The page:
Tuesday, January 12, 2010

The Death Penalty--Rational Thinking In Indiana, Are You Listening Texas?

Jon Murray at the Indianapolis Star is reporting on the decision of the Marion County Prosecutor to drop the death penalty in a plea deal with Kenneth Lee Allen, 34, an Indiana man who had murdered and dismembered his mother and grandparents in a bid to steal some $200,000. in savings following his release from a prison term for counterfeiting.  Allen's 18 year old sister Kari has admitted to her role as lookout while the crimes were being committed!

While the underlying crime story is particulalry heinous, the remarkable thing about it is the rational thinking and political courage of the prosecutor in dropping the death penalty bid.  According to Murray:

"Friday's decision came after recent depositions of defense psychiatrists and psychologists, said David Wyser, Prosecutor Carl Brizzi's chief trial deputy. 'Looking at the evidence the way it would be at the trial, this was the best result,' said Wyser, who is also a candidate for Hamilton County prosecutor in November. 'Based on what we know, there's a strong possibility that at least one juror will believe he doesn't deserve death.'

Allen will be sentenced Feb. 5.  There are few surviving relatives of the victims -- Sharon Allen, 53, Leander Bradley, 91, and his wife, Betty Bradley, 75. The couple's son, Ronald Bradley, 60, said he understood the prosecutors' decision.  'Justice was served today,  [Mr. Bradley] said, 'but it wasn't the outcome I was hoping for.'

A legal expert who favors the death penalty said the prosecutors' decision undermines capital punishment.

'Not to seek the death penalty in these cases makes it much less likely that the death penalty is going to be sought in future cases where there is just as much evil,' said Henry Karlson, professor emeritus at the Indiana University School of Law."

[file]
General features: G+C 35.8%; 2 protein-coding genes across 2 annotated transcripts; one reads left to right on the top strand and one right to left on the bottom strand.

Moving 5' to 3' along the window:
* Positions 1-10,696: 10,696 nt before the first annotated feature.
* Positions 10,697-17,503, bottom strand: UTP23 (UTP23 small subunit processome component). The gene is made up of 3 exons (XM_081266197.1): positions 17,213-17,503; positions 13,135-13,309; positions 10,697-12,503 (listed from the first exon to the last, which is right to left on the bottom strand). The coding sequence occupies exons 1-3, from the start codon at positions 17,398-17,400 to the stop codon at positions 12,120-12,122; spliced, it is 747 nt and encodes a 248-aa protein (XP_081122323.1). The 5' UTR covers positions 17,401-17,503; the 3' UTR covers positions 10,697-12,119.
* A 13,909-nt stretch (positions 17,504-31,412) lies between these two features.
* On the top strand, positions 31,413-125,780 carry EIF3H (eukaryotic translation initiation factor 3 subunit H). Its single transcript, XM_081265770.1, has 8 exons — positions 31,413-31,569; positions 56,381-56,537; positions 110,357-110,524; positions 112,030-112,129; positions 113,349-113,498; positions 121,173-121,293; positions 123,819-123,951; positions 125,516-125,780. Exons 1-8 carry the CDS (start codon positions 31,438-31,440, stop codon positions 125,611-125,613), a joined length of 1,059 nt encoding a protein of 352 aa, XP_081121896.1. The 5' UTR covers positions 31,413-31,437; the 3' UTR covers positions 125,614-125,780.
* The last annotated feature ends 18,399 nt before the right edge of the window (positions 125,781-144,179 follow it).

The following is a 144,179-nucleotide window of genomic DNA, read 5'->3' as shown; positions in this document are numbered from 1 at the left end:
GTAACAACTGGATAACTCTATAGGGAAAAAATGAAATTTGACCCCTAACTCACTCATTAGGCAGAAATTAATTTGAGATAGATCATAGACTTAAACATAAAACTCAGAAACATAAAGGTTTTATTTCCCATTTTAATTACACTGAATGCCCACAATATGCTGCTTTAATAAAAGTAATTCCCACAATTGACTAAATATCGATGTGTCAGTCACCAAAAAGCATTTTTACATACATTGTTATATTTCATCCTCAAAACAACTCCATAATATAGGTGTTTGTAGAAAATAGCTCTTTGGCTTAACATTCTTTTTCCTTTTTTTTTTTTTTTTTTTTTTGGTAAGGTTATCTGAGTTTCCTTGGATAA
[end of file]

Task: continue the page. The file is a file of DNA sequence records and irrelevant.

Yeah, well Professor Karlson, grow up.  The defense for Mr. Murray, an indigent, had already cost the Indiana taxpayers, $813,579 through early December, and the case hadn't been tried!  Now, let's think about what the legal costs associated with trial, appellate process, re-trial if any, appellate process, federal appellate process, how much all this will cost the taxpayers of Indiana--to put to death some evil piece of shit, maybe?!   The death penalty is morally wrong and fiscally irresponsible.


  1. You realize don't you that this sends this sort of decision enables people to excpare from prison and kill again or kill while in prison ?

  2. anon 2:47

    You present perhaps the only rationale for the death penalty; it's a practical one but one that holds that because murder occurs in prison we are justified in killing inmates. Will you concede that that killing anyone presents moral issues? Will you concede that the death penalty is costly to taxpayers? And the evidence of a deterrent benefit belied by the experience of Texas? Will you concede that innnocent people have been sentenced to death and exonerated after ebing on death row? If we concede those points your point is one of prison security management--a problem addressed by addressing prison security management, not killing inmaes.